By NANCY FOLTZ
CHEROKEE PRESERVATION FOUNDATION
Cherokee Preservation Foundation has announced that eight members of the EBCI have just completed The Right Path, a year-long adult leadership program grounded in Cherokee traditions and values. They were honored at a September 8 graduation ceremony held at the Kituwah Mound.
The Leaders who participated in the first year of Right Path are Tonya Carroll, David “Chunky” Jumper, Tara McCoy, Robin Swayney, Catcuce Tiger, Matthew Tooni, and Trista Welch.
The program, which was developed by Cherokee Preservation Foundation and members of the EBCI, included in-depth traditional and cultural elements and also introduced some contemporary leadership development competencies. Leaders spent two days each month learning in classes or in the field about Cherokee cultural values, social systems and gender roles, the Cherokee language, tribal governance, healthy living, artistic expression, the natural world and the environment, sports and recreation, storytelling and humor, historical and contemporary Cherokee leadership, and other indigenous peoples.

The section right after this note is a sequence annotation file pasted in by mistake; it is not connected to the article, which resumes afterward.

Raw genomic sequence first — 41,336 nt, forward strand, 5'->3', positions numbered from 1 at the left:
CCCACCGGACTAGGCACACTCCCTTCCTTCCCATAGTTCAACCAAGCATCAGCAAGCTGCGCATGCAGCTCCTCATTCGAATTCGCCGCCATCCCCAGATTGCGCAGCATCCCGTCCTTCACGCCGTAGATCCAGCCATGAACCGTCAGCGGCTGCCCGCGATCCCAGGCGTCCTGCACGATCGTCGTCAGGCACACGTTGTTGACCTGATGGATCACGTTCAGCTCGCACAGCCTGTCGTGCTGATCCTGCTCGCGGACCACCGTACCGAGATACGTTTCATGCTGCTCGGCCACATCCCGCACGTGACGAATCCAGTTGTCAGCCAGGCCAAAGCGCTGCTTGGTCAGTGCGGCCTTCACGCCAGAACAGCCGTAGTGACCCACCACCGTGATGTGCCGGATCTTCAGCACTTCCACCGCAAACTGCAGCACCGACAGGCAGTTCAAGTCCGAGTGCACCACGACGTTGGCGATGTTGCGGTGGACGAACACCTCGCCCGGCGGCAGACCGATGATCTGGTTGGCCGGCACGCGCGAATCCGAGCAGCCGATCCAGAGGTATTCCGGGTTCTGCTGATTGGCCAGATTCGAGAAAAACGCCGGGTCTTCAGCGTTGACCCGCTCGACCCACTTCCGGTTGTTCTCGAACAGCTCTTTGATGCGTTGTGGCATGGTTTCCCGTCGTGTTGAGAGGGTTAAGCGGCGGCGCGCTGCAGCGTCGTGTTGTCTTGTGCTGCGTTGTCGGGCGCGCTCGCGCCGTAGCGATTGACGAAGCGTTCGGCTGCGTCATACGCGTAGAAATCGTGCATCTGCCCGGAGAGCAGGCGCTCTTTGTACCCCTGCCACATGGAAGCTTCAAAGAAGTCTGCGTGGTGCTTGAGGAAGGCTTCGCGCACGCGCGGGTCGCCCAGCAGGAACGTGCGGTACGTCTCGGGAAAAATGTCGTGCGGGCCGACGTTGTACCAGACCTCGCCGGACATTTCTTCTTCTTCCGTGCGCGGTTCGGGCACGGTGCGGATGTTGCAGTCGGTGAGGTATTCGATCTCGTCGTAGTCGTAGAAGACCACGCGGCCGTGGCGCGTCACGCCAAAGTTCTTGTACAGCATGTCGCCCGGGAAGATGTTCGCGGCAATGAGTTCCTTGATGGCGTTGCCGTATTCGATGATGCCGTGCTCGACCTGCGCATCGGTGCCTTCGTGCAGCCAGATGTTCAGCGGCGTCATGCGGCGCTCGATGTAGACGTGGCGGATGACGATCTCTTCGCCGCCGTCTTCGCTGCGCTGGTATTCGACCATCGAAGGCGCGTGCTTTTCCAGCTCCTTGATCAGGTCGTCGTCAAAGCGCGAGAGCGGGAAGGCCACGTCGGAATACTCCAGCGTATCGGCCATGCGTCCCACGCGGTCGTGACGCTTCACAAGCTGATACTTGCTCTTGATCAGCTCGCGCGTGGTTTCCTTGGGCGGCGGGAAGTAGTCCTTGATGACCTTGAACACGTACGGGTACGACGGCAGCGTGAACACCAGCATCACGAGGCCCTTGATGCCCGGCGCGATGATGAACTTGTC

Right Path is one of four leadership programs Cherokee Preservation Foundation has helped develop so that new leaders are prepared to join the ranks of those already serving members of the EBCI in many different ways. The program is designed to highlight traditional Cherokee cultural approaches that create selfless leaders and have sustained the Cherokee over hundreds of years.
The other programs – the Jones-Bowman Leadership Award Program, the Cherokee Youth Council and the Costa Rica Eco-Study Tour – are developmental opportunities for youth.
Catcuce Tiger said he was inspired by what former Principal Chief (and current Superintendent of Cherokee Central Schools) Joyce Dugan told the Leaders when she met with them several months ago: “She told us that other people will pick you for things in life and you might be scared to fail, but put yourselves out there and be willing to do what you can to help everyone else.”
“The Right Path isn’t just a 12-month program,” said Tonya Carroll. “We have learned skills we will use the rest of our lives to help strengthen our community. It’s important to teach cultural skills so tribal members can become good, strong Cherokee leaders.”